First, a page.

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Like in 1001 Arabian Nights, Egypt remains a mystery as it has been for thousands of years. Built during a time when Egypt was one of the richest and most powerful civilizations in the ancient world, the pyramids are some of the most magnificent man-made structures in history. Their massive scale reflects the unique role that the pharaoh, or king, played in ancient Egyptian society. They fascinated the travelers and conquerors in history and continue to inspire wonder in tourists, archeologists, and mathematicians who visit, explore, measure, and also describe them.
Though pyramids were built from the beginning of the Old Kingdom to the close of the Ptolemaic period in the fourth century A.D., the peak of pyramid building began with the late third dynasty and continued until roughly the sixth (c.2325 B.C.). More than 4000 years later, the Egyptian pyramids still retain much of their majesty, providing a glimpse into the country's rich and glorious past.
Although they are all masterpieces, no pyramids are more celebrated than the Great Pyramids of Giza, located on a plateau on the west bank of the Nile River, on the outskirts of modern-day Cairo. The oldest and largest of the three pyramids at Giza, known as the Great Pyramid, is the only surviving structure out of the Seven Wonders of the Ancient World. It was built for Pharaoh Khufu (Cheops, in Greek resources), Sneferu's successor, and also the second of the eight kings of the fourth dynasty. The pyramid’s base covers over 13 acres and its sides rose at an angle of 51 degrees 52 minutes and were over 755 feet long. It originally stood over 481 feet high; today it's 450 feet high.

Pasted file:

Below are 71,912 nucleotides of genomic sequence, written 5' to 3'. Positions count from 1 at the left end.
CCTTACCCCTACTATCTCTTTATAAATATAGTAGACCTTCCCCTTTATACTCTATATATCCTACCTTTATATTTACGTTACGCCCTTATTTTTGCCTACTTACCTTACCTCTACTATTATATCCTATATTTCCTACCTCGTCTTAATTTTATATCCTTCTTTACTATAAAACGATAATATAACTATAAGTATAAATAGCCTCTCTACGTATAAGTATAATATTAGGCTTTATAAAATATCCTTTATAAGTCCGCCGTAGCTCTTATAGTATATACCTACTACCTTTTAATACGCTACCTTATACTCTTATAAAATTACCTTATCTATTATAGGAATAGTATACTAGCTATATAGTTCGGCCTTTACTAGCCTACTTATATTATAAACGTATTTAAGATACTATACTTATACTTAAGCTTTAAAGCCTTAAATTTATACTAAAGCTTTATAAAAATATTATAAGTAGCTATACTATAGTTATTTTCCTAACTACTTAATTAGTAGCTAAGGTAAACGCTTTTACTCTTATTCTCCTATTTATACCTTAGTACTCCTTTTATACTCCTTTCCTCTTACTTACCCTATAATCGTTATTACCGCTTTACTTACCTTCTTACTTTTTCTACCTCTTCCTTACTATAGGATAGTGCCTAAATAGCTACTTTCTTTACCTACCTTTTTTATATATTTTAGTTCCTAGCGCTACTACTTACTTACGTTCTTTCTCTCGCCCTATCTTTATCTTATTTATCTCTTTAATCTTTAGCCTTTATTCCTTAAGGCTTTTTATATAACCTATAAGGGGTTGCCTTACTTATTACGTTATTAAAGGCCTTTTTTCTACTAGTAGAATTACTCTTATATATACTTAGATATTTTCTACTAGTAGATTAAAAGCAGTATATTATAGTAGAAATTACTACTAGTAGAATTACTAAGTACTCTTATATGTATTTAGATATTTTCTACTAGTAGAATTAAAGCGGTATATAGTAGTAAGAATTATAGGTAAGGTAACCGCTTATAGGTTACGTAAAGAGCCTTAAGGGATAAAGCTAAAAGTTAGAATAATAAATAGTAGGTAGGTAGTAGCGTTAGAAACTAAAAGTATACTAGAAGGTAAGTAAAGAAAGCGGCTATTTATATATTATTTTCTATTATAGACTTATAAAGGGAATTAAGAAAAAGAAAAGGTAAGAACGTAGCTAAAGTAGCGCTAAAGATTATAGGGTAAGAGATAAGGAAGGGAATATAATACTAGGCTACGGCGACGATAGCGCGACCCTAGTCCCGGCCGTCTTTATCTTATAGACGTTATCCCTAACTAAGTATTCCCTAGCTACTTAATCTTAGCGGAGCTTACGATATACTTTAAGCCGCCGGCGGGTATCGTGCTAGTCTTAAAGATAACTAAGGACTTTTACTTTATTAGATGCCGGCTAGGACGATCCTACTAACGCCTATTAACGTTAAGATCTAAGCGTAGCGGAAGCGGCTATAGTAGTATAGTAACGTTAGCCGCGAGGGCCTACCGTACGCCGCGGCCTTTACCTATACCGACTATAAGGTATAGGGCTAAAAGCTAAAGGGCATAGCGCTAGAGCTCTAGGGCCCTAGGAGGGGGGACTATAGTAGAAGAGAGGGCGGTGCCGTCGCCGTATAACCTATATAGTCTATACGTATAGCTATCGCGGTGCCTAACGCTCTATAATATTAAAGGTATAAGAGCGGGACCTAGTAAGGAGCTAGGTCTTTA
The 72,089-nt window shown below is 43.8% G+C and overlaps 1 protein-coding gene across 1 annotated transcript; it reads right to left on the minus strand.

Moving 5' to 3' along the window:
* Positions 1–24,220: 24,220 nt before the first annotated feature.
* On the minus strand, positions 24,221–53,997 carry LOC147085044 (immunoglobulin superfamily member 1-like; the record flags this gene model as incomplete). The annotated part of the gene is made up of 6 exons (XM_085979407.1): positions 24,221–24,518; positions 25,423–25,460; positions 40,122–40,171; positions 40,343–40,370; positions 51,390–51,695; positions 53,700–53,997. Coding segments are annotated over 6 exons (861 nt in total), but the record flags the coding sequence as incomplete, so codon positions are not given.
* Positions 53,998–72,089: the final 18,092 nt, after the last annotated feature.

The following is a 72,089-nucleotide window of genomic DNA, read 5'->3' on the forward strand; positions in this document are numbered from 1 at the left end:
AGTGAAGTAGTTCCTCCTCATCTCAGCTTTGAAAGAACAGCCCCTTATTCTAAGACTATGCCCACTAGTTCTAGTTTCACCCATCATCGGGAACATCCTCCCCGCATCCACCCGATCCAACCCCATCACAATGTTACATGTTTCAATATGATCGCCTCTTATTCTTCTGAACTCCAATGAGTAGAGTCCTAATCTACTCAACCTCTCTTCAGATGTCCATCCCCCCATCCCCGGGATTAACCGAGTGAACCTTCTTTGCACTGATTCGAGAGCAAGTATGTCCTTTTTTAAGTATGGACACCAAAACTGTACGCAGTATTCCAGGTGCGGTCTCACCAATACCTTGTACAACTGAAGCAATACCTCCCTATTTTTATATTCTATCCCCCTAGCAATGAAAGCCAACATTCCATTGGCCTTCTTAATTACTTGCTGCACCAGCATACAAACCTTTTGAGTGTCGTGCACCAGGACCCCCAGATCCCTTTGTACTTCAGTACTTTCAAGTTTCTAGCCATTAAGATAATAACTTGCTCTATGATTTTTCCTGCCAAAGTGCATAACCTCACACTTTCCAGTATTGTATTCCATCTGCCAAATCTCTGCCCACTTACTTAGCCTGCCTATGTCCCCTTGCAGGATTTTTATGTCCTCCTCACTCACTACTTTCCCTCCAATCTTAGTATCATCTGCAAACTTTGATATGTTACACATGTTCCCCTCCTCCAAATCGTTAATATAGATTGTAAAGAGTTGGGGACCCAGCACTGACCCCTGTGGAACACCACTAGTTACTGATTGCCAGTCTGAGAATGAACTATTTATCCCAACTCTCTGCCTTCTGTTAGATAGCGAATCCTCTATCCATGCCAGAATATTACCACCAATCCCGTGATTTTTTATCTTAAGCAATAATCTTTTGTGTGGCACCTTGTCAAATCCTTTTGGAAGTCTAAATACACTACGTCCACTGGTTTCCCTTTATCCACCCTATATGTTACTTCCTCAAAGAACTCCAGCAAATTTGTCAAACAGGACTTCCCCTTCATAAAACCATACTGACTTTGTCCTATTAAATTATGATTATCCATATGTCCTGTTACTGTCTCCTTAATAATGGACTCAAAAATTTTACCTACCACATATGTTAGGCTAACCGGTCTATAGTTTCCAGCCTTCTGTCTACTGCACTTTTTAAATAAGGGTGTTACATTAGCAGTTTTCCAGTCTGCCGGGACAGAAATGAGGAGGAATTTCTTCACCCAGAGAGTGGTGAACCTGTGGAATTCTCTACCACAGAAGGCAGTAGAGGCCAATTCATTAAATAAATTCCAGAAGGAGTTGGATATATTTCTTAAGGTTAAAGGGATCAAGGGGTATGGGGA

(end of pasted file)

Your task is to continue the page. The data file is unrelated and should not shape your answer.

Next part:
Scientists also estimate that its stone blocks average over two tons apiece. Two other major pyramids were built at Giza, for Khufu's son, King Khafre (Chephren), and a successor of Khafre, Menkaure (Mycerinus). The last of the great pyramid builders was Pepy II (2278-2184 B.C.), the second king of the sixth dynasty, who came to power as a young boy and ruled for 94 years. Another building that comes to our mind when we say pyramids is the famous Sphinx, a massive statue of a lion with a human head, carved during the time of Khafre.
To mention what we know from these structures where many mysteries about its construction still remain a secret it is known that most of the stone for the Giza pyramids was quarried on the Giza plateau itself. Some of the limestone casing was brought from Tura, across the Nile, and a few of the rooms are cased with granite from Aswan. Marks of the quarry workers are found on several of the stone blocks giving names of the builders group such as "craftsman-gang".
Part-time crews of laborers probably supplemented the year-round masons and also some other skilled workers. Approximately 2.3 million blocks of stone (averaging about 2.5 tons each) had to be cut, transported, and also assembled to build Khufu's Great Pyramid. The Greek historian Herodotus reported in the fifth century B.C. that his Egyptian guides told him 100,000 men were employed for three months a year for twenty years to build the Great Pyramid, but later archaeological evidence suggests that the workforce might have been around 20,000.
Egypt is a country that you can learn while traveling and it is a great chance for us to see the ancient treasures that remained as they were when they were first built. If you would like to learn more about the pyramids' history, and the relation between astronomy and mathematics, visiting Egypt will provide you the best experience. In the meantime, you can listen to stories from local people living around this pyramid and try to find out the magic of the area from them.
So, would you like to go 4500 years before without a time machine?
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